The Langley Advance has been arriving on the doorsteps and in the mailboxes of local residents for 84 years as of this edition.
When the paper started publication under E.J. Cox, Langley already had a lot of history. It was the birthplace of B.C., the site of the region’s first Hudson’s Bay Company trading post, and a home and crossroads for First Nations people for thousands of years. It had grown into a collection of sleepy farming villages, like Langley Prairie, Aldergrove, Milner, and Fort Langley by the time the Advance put out its first edition.
Since then, the Langley Advance has tried to report the changes, big and small, that have happened to Langley.
There have been many. Langley didn’t stay small for long, and its growing pains led it to change in unexpected ways. The split into Langley City and Township has defined more than 60 years of local politics, as well as confusing outsiders as to why there are two towns with the same name right next to one another.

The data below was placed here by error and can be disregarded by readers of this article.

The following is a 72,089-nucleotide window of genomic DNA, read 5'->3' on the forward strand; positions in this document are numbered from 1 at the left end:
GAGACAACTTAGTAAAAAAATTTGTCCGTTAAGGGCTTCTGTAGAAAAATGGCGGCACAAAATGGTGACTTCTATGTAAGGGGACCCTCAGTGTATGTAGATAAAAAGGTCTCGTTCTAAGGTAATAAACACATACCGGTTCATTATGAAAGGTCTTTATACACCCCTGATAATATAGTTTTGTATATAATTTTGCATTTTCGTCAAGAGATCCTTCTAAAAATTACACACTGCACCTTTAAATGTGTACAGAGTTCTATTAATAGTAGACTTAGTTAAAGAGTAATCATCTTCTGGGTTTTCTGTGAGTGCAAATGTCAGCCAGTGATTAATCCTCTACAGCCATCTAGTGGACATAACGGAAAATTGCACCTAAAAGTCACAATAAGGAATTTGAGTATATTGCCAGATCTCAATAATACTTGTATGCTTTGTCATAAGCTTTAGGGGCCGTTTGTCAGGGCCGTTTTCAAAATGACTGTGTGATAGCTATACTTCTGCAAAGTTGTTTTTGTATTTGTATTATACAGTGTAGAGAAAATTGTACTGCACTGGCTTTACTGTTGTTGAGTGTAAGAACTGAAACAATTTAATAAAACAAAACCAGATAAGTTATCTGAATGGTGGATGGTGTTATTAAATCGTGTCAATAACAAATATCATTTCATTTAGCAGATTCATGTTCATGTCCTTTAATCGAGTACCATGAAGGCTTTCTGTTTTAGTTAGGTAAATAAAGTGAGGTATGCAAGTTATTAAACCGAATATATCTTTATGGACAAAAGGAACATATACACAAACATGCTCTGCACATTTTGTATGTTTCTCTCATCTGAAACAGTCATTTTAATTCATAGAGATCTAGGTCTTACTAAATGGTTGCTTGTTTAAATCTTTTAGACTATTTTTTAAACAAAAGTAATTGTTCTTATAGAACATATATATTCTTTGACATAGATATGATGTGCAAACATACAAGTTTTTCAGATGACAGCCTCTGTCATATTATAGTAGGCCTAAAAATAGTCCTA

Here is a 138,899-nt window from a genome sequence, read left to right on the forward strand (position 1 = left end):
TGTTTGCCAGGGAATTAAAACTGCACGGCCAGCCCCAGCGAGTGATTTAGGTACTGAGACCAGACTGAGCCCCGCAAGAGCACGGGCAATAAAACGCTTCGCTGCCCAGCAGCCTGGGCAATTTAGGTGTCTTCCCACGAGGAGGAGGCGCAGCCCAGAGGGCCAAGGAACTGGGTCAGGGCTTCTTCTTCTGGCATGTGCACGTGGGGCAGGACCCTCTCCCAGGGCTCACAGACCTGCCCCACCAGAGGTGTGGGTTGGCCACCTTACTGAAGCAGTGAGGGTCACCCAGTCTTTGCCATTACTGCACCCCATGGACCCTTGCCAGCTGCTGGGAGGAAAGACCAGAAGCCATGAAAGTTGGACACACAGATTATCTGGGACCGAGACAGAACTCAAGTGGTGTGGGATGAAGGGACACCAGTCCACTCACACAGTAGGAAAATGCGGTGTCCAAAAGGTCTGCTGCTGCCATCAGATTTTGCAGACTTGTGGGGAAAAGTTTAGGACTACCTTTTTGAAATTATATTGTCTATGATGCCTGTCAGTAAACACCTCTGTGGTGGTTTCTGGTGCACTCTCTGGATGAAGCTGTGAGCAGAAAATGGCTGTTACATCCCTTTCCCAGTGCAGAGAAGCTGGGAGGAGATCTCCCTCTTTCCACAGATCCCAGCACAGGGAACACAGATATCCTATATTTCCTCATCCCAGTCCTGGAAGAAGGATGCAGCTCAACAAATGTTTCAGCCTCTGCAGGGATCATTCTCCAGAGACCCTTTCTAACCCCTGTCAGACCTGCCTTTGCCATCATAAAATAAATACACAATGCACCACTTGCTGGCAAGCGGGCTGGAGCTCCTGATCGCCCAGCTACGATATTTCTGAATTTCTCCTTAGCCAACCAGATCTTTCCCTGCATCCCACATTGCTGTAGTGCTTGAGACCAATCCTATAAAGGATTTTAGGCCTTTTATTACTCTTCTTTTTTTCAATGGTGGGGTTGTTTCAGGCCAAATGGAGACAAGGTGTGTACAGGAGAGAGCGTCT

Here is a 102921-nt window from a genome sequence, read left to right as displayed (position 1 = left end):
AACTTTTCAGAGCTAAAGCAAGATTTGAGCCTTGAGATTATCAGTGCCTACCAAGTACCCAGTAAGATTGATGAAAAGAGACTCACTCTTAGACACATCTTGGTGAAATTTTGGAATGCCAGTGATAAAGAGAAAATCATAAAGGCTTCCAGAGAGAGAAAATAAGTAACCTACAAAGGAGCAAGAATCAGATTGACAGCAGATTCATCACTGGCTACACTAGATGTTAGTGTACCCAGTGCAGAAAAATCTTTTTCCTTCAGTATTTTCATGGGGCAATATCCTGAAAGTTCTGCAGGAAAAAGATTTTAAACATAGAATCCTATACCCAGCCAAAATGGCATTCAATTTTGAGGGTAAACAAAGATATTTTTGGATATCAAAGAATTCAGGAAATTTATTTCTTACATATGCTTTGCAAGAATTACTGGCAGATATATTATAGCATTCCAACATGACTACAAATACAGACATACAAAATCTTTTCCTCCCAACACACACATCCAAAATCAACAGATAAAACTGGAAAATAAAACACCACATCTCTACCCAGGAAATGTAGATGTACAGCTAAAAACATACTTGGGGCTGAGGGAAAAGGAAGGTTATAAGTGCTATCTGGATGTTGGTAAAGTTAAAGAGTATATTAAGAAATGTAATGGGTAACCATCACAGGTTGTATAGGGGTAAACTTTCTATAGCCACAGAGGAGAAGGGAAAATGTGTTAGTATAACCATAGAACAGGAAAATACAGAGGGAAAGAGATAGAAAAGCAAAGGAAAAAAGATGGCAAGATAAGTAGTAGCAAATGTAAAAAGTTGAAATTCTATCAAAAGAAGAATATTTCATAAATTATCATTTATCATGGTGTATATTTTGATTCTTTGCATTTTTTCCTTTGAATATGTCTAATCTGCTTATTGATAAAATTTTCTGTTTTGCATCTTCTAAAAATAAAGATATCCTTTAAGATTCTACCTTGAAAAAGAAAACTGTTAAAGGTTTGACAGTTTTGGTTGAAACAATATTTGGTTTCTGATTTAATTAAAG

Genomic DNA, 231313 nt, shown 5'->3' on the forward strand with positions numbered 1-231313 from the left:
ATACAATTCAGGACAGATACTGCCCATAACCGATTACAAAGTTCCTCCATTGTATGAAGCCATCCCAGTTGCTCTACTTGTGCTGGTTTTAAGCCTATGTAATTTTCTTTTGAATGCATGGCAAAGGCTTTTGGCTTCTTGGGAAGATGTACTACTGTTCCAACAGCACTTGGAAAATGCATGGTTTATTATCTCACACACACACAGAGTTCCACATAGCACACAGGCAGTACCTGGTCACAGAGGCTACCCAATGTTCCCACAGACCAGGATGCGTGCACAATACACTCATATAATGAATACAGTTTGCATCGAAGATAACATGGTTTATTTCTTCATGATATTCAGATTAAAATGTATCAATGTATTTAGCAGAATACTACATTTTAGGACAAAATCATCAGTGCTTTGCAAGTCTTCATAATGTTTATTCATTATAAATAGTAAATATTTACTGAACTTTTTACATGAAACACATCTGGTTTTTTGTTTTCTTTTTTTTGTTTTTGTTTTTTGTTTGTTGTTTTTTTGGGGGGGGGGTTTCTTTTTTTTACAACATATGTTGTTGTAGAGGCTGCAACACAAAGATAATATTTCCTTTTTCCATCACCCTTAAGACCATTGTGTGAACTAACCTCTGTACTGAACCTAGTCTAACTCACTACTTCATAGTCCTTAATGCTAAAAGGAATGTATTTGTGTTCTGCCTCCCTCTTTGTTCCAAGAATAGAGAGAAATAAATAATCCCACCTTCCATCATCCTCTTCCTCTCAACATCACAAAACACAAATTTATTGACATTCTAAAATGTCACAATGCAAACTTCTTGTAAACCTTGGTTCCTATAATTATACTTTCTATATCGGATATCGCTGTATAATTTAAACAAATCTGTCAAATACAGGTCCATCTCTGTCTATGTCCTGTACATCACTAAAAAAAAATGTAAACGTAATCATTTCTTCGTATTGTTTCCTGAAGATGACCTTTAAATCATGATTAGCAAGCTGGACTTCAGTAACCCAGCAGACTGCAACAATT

We’ve seen periods of massive growth, with old-timers in the 1970s and 1980s shocked at the sprawl of Brookswood and Walnut Grove. Now adults who grew up in those neighbourhoods, and have kids of their own, are shocked at the speed of growth in Willoughby.
The Langleys together have a population of around 140,000 people, and it’s only going up. We went from treating the sick in homes to building a small hospital that expanded several times – and may need another expansion soon. We’ve seen local residents achieve Olympic and Paralympic status, we’ve seen acts of astounding charity and kindness, and we’ve seen the community come together in times of flood and fire.
We’ve seen crime, crowded schools, and more elections than we care to remember. We’ve seen our business change, from pure print to the internet and social media. Regardless of the medium, the Advance will keep doing what it has done: documenting what’s going on in Langley.